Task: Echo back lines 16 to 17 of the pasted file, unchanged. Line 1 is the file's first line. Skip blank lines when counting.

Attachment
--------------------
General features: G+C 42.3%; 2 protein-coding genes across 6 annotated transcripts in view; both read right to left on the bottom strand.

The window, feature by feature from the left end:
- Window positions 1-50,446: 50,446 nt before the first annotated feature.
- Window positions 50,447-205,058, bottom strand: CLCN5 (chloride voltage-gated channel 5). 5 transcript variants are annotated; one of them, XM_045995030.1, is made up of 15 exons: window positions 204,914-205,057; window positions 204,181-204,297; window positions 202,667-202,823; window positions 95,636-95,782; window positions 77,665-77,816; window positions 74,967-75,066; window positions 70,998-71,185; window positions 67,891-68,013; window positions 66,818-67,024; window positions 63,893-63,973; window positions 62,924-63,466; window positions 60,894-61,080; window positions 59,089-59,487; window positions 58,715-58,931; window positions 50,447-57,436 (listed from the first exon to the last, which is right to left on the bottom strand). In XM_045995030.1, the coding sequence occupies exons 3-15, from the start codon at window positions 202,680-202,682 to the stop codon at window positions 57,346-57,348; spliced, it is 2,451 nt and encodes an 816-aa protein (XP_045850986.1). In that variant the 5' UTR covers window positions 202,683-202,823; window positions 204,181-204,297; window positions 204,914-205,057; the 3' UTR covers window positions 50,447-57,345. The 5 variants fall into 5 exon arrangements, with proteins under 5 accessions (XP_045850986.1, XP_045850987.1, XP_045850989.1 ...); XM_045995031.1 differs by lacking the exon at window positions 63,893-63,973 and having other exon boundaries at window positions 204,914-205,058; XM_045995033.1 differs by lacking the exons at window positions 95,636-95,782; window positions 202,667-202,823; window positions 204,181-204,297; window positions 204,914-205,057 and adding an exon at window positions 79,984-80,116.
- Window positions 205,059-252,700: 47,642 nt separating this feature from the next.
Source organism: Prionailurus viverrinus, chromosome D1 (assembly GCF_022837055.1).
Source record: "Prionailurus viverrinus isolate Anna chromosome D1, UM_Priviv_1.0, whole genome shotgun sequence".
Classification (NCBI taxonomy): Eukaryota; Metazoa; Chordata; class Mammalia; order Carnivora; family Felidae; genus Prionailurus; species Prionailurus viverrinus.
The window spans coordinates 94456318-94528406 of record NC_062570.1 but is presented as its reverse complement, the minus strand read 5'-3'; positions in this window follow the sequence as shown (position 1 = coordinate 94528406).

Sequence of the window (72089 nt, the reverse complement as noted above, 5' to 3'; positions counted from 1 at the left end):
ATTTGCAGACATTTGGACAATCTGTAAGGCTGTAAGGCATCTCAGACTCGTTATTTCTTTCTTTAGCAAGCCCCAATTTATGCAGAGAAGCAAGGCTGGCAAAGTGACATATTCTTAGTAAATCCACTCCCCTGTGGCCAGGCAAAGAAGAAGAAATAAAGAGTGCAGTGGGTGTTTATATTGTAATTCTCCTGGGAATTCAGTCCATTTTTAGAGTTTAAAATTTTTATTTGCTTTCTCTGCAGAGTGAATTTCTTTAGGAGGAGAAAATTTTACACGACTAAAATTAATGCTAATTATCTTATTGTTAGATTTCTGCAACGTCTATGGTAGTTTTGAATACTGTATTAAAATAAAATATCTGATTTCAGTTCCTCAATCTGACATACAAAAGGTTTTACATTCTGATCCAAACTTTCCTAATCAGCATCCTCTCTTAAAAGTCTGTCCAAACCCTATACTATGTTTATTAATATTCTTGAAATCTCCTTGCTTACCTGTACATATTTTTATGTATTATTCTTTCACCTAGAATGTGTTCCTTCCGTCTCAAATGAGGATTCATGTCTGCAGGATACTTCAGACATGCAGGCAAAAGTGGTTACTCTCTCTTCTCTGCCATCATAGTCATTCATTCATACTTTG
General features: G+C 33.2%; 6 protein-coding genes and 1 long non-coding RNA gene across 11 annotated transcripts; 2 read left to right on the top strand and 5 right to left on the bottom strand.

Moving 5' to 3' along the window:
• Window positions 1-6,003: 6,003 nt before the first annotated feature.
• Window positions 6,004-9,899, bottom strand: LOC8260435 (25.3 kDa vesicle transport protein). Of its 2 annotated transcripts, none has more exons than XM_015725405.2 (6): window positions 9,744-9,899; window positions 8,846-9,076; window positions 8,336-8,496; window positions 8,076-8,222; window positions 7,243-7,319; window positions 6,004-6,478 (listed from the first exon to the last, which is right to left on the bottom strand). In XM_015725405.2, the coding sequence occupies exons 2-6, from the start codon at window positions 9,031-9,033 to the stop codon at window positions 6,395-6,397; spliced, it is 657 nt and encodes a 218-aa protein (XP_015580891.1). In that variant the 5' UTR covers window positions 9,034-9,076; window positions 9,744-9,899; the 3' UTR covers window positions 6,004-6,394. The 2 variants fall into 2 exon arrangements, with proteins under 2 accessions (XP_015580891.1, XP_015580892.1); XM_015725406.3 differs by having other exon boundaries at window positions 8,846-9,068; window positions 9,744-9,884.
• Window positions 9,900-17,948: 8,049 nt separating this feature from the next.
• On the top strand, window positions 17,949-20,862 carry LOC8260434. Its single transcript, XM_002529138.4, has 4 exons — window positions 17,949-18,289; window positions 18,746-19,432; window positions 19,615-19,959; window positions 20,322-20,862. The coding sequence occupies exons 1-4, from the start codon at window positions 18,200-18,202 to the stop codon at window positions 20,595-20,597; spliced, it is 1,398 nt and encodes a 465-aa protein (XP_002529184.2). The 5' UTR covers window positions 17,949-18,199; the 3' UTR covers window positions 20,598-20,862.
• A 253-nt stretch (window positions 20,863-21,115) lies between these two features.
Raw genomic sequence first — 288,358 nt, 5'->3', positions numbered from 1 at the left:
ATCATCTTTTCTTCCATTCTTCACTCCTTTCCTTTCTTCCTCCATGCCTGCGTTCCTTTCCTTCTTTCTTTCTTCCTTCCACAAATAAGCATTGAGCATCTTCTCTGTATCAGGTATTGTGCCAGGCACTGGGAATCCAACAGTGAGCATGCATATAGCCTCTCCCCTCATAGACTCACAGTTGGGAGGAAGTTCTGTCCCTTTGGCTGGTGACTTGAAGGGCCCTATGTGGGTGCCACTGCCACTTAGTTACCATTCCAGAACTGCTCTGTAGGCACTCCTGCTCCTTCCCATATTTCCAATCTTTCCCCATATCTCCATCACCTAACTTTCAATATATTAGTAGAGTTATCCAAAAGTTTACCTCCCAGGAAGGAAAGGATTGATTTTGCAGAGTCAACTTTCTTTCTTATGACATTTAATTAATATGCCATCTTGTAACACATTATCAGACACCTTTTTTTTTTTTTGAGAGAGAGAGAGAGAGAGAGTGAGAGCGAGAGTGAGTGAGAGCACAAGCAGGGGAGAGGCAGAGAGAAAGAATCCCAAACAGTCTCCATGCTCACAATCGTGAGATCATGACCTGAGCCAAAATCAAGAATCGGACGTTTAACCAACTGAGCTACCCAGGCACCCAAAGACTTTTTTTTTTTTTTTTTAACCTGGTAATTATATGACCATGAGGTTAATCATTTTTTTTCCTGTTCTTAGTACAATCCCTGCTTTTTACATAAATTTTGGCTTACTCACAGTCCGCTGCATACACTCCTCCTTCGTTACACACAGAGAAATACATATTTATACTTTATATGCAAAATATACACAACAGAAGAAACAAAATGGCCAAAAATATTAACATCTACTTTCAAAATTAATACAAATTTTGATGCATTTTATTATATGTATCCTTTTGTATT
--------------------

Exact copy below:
• Window positions 9,900-17,948: 8,049 nt separating this feature from the next.
• On the top strand, window positions 17,949-20,862 carry LOC8260434. Its single transcript, XM_002529138.4, has 4 exons — window positions 17,949-18,289; window positions 18,746-19,432; window positions 19,615-19,959; window positions 20,322-20,862. The coding sequence occupies exons 1-4, from the start codon at window positions 18,200-18,202 to the stop codon at window positions 20,595-20,597; spliced, it is 1,398 nt and encodes a 465-aa protein (XP_002529184.2). The 5' UTR covers window positions 17,949-18,199; the 3' UTR covers window positions 20,598-20,862.